But there are some trade-offs. The visual acuity of the whitetail is surprisingly poor. In fact, they have about 20/40 vision. Plus, deer only have depth perception for that 60-degree area where their vision from both eyes overlaps in the front of them. While they may be terrific at picking up your movement anywhere around them, they can’t really focus on you unless their nose is pointed at you so they can see you with both eyes.
Have you ever had a deer pick you off from across a field? They stand there and stare you down. Sometimes they take a few steps towards you, sometimes they stomp a foot to get you to move. They may get nervous and leave, or they may go back to feeding if you don’t move a muscle for a few minutes. Remember they have poor visual acuity and they simply can’t figure out what they are seeing. Anything across a field is too far away to see clearly.
Rods and cones
How can you get away with wearing a bright “hunter orange” coat? Are deer able to see that color? There has been a lot of debate through the years about the color vision of whitetails. Because of the latest scientific research mentioned above, that debate can now be settled once and for all. Deer actually see some colors better than we do, and some colors they can barely detect. Without getting too technical, we need a basic understanding of the cellular structure of the retina. The two primary photoreceptors on the retina are rods and cones. Generally, cones are responsible for interpreting color, and rods are responsible for collecting light, which helps with low-light and night vision.
It’s no surprise that deer have a much higher density of rods than we do. It’s one of several reasons they can see at night so much better than we can. Rods also help detect motion.
In layman’s terms, certain kinds of cones collect certain colors of light from the spectrum. Deer do not see the longer wavelengths, so they do not see much red. Orange is near the red end of the spectrum, so they do not see it well. Yet they see the short wavelength colors very well. They see blues better than we do. The yellows are somewhere in the middle. Additionally, human eyes have UV filters, and deer eyes do not. Imagine a hunter wearing a blaze orange jacket and blue jeans. The blue jeans are going to jump right out at the deer and the orange is going to be a subdued color—just the opposite of what a human would see.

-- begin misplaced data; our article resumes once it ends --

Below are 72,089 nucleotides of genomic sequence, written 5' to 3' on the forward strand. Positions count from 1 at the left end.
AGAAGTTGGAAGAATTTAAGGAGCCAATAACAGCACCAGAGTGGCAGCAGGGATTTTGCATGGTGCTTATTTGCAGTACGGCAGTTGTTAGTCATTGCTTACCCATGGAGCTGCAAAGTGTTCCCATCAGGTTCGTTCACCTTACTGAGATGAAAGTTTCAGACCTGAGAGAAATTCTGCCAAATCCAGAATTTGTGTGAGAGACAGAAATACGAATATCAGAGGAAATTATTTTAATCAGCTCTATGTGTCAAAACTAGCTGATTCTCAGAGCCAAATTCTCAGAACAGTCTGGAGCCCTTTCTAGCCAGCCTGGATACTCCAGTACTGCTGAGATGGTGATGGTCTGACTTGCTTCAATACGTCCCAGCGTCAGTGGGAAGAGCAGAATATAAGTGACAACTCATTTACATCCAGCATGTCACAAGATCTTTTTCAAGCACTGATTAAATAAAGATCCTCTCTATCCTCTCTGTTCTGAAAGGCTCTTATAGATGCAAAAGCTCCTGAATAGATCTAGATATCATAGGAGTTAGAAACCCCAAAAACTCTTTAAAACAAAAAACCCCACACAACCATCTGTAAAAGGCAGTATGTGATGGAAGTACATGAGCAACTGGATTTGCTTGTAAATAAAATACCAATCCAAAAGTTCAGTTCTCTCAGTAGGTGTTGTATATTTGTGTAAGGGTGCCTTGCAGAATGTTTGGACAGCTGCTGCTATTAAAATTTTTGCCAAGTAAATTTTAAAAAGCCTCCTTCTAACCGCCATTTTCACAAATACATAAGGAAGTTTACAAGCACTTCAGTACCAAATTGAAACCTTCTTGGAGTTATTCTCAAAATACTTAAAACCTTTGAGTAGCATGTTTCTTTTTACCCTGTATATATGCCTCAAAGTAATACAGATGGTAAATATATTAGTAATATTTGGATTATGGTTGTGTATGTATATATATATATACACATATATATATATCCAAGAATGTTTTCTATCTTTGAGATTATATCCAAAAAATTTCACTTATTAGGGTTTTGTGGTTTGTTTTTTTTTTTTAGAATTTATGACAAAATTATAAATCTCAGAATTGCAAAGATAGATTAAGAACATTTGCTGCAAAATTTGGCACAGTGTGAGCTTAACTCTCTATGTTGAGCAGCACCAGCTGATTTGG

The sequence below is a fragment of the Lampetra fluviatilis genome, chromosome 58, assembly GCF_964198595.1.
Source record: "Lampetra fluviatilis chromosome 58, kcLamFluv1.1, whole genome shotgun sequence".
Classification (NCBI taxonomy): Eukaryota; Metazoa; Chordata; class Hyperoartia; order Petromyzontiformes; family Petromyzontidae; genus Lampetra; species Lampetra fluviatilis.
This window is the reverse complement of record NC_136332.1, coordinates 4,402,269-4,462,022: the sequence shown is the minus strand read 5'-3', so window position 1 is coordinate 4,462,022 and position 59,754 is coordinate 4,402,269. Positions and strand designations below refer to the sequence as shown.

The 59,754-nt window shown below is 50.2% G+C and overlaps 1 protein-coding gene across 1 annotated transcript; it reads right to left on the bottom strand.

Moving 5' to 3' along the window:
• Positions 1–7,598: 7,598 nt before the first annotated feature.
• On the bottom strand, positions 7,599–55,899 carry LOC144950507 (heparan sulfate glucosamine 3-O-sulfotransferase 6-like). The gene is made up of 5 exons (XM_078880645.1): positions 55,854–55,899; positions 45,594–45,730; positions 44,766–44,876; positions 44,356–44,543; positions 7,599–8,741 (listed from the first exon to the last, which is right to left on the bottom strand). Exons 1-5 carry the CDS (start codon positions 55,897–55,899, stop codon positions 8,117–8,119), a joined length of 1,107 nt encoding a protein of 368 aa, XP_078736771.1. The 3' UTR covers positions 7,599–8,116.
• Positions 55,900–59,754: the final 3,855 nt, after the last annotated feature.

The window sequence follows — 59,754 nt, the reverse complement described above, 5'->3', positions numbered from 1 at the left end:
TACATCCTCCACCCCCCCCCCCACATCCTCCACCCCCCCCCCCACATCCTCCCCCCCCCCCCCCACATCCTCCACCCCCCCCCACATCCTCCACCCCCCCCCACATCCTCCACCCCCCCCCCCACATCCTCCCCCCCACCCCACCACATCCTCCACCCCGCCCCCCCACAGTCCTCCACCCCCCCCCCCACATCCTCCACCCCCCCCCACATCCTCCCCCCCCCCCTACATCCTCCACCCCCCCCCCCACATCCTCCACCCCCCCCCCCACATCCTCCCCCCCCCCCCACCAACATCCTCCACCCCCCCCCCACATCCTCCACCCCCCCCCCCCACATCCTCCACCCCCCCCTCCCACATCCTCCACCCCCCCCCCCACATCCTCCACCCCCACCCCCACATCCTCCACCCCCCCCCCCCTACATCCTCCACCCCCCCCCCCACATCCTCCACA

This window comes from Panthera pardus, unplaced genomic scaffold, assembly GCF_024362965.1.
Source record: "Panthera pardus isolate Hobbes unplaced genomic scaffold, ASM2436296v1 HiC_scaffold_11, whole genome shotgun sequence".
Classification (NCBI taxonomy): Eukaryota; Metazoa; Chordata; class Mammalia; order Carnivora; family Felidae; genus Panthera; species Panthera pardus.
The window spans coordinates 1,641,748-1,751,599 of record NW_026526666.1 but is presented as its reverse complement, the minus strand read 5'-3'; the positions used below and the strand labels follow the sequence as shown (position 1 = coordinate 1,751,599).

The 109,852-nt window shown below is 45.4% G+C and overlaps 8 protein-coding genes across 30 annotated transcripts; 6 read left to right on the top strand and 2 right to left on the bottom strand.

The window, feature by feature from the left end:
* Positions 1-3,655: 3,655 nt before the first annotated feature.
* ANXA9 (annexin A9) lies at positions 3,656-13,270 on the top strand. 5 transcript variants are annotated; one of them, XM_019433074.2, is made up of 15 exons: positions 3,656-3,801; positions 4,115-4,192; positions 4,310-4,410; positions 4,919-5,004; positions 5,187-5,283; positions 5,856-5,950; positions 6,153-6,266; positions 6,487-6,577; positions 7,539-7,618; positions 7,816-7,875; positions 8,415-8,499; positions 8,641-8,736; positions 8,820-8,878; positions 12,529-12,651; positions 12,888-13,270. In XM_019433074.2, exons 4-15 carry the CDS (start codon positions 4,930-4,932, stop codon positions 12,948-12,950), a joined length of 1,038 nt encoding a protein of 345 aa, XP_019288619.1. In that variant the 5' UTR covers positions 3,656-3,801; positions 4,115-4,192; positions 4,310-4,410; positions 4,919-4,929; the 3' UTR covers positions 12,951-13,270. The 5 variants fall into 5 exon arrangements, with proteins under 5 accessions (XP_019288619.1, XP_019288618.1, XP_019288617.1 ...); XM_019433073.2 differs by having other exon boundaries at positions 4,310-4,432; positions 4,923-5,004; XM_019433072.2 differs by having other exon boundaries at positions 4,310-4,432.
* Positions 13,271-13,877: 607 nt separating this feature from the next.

Night time is the right time
One of the most fascinating aspects of learning more about deer vision is in understanding why they see so well in low-light conditions. The reason deer see so well with so little light is found in three parts. I mentioned that they have a high density of rods in their eyes. Another component is that their pupil is a horizontal slit, which allows it to open very wide and cast a lot of light onto the lens. Compare that to your eyes, which have a round pupil that can open and close a small amount. This fact is responsible for the proverbial deer-in-the-headlights look. Because there is so much movement in the pupil, it takes them a long time to close it down when they see a bright light. This factor has caused a lot of skid marks on the highways.
But the third component to this is even more interesting. On the back of the deer’s eye, across the retina, is a reflective substance called tapetum lucidum. When you see a deer’s eye reflecting back at you from a light source, you are actually seeing the reflection of this shiny substance on the back of the eye.
Here’s how it works: when light enters the eye, it passes over the lens and hits the retina. Because of the reflective tapetum, the light then bounces back to the front of the eye and reflects back to the retina again. This effectively doubles the amount of light that the eye can send to the brain for interpretation. All told, the combination of a wide pupil, the density of rods, and the tapetum lucidum makes for some very good night vision. One of the scientists who did some of the research, Dr. Jay Neitz, estimated that a whitetail deer’s eye can take in about 50 times as much light as a human’s eye!
Knowing how and what deer see can help you be a better hunter. Use this newfound knowledge to your advantage next time you are hunting deer.
Follow Bernie’s bowhunting adventures on his blog, bowhuntingroad.com.